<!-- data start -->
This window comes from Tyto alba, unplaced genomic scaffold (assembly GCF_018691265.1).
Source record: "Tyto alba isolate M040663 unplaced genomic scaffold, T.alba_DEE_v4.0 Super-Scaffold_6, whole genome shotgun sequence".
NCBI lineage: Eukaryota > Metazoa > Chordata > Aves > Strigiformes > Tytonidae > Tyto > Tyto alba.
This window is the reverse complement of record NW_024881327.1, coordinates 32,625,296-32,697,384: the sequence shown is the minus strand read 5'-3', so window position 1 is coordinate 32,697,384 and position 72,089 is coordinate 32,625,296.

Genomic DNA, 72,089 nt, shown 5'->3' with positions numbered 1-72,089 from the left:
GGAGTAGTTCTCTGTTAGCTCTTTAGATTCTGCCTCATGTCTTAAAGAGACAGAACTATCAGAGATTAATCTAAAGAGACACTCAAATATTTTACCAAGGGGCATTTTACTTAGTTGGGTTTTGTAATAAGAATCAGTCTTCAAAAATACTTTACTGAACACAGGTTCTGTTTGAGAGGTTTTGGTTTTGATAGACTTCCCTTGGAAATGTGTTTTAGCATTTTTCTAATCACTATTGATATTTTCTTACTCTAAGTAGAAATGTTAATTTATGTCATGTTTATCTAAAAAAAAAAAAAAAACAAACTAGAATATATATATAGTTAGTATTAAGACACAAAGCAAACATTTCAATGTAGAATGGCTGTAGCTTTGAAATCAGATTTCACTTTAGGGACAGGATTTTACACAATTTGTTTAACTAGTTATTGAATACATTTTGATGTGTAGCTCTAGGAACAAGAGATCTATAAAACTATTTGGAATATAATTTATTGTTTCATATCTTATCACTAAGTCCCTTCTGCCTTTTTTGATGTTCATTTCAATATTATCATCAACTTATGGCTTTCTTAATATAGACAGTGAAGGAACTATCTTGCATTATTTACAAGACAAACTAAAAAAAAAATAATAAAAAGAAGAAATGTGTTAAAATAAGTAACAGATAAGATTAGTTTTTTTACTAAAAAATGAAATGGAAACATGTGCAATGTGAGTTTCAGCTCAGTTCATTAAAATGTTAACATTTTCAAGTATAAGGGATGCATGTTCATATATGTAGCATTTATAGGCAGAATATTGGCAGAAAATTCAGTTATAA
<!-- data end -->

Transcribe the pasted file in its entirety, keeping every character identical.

This window comes from Tyto alba, unplaced genomic scaffold (assembly GCF_018691265.1).
Source record: "Tyto alba isolate M040663 unplaced genomic scaffold, T.alba_DEE_v4.0 Super-Scaffold_6, whole genome shotgun sequence".
NCBI lineage: Eukaryota > Metazoa > Chordata > Aves > Strigiformes > Tytonidae > Tyto > Tyto alba.
This window is the reverse complement of record NW_024881327.1, coordinates 32,625,296-32,697,384: the sequence shown is the minus strand read 5'-3', so window position 1 is coordinate 32,697,384 and position 72,089 is coordinate 32,625,296.

Genomic DNA, 72,089 nt, shown 5'->3' with positions numbered 1-72,089 from the left:
GGAGTAGTTCTCTGTTAGCTCTTTAGATTCTGCCTCATGTCTTAAAGAGACAGAACTATCAGAGATTAATCTAAAGAGACACTCAAATATTTTACCAAGGGGCATTTTACTTAGTTGGGTTTTGTAATAAGAATCAGTCTTCAAAAATACTTTACTGAACACAGGTTCTGTTTGAGAGGTTTTGGTTTTGATAGACTTCCCTTGGAAATGTGTTTTAGCATTTTTCTAATCACTATTGATATTTTCTTACTCTAAGTAGAAATGTTAATTTATGTCATGTTTATCTAAAAAAAAAAAAAAAACAAACTAGAATATATATATAGTTAGTATTAAGACACAAAGCAAACATTTCAATGTAGAATGGCTGTAGCTTTGAAATCAGATTTCACTTTAGGGACAGGATTTTACACAATTTGTTTAACTAGTTATTGAATACATTTTGATGTGTAGCTCTAGGAACAAGAGATCTATAAAACTATTTGGAATATAATTTATTGTTTCATATCTTATCACTAAGTCCCTTCTGCCTTTTTTGATGTTCATTTCAATATTATCATCAACTTATGGCTTTCTTAATATAGACAGTGAAGGAACTATCTTGCATTATTTACAAGACAAACTAAAAAAAAAATAATAAAAAGAAGAAATGTGTTAAAATAAGTAACAGATAAGATTAGTTTTTTTACTAAAAAATGAAATGGAAACATGTGCAATGTGAGTTTCAGCTCAGTTCATTAAAATGTTAACATTTTCAAGTATAAGGGATGCATGTTCATATATGTAGCATTTATAGGCAGAATATTGGCAGAAAATTCAGTTATAA